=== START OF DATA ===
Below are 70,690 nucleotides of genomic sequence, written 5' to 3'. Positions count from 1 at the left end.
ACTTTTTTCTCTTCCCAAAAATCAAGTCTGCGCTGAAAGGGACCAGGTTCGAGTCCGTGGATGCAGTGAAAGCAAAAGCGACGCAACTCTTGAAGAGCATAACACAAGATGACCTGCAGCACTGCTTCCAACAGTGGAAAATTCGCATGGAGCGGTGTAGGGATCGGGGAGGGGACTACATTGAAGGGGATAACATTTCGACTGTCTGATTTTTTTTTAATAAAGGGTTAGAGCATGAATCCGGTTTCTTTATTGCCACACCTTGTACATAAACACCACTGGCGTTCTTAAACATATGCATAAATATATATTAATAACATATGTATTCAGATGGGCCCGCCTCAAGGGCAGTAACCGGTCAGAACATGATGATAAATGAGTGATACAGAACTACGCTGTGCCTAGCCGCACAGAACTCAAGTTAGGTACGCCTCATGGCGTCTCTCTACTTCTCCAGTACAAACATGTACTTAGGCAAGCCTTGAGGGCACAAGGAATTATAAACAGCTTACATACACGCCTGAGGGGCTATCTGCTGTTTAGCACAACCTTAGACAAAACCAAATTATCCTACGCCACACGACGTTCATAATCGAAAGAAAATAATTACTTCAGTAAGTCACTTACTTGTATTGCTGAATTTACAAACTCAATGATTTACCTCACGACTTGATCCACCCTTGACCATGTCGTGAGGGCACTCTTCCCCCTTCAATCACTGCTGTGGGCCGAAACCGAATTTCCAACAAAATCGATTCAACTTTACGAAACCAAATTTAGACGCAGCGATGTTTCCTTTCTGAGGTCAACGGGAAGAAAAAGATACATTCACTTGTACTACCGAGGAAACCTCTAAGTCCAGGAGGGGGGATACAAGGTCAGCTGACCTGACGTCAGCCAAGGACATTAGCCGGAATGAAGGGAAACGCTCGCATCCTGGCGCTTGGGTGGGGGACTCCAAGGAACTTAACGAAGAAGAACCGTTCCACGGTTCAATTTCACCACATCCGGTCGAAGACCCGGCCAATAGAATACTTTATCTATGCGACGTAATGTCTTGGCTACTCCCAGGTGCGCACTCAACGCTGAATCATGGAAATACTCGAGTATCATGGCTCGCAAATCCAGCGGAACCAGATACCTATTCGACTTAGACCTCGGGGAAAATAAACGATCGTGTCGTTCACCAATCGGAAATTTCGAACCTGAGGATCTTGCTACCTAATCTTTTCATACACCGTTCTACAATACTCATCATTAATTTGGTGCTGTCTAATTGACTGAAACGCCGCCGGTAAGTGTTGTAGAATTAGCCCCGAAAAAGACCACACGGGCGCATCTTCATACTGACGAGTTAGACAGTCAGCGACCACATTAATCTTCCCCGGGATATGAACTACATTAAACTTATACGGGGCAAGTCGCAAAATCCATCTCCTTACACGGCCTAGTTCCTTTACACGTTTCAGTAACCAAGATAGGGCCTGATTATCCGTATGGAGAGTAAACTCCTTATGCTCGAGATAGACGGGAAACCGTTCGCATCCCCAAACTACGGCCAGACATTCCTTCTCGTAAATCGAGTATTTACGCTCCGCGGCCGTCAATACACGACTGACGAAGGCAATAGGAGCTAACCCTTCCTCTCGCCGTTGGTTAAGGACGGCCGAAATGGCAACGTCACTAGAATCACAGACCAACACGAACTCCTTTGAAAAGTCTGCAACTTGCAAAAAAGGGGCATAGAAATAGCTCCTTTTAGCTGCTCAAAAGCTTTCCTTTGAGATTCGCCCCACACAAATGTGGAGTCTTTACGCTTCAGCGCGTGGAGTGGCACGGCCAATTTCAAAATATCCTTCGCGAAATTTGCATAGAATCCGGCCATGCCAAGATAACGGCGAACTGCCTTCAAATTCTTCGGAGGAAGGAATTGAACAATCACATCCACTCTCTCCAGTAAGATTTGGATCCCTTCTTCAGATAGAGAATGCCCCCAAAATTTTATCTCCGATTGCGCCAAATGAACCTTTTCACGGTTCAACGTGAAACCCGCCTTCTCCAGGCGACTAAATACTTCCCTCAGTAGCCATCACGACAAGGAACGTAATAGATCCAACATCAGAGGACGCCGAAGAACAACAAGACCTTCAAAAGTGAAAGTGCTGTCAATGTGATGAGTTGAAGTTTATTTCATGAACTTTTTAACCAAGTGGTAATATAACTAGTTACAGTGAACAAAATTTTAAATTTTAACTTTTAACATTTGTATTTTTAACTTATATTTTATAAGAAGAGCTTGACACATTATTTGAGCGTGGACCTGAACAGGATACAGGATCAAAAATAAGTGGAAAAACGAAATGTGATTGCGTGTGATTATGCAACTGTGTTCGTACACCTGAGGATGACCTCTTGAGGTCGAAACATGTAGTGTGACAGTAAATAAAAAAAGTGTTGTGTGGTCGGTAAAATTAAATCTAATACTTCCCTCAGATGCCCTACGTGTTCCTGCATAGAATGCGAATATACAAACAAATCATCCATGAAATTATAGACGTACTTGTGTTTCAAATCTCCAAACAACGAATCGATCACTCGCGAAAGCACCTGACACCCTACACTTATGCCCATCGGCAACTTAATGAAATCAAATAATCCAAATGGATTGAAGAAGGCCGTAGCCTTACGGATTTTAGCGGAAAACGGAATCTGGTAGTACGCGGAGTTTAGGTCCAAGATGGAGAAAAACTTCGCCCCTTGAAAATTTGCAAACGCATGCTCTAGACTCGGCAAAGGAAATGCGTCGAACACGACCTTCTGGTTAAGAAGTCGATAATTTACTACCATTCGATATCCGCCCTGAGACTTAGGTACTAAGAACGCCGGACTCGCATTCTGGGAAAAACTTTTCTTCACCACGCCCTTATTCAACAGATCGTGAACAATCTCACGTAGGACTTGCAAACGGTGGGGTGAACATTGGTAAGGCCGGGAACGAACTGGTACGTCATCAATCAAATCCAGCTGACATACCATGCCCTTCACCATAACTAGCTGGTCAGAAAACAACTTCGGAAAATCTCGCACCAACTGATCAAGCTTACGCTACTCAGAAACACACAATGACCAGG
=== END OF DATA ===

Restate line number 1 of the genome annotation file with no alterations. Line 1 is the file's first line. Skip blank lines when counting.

Below are 70,690 nucleotides of genomic sequence, written 5' to 3'. Positions count from 1 at the left end.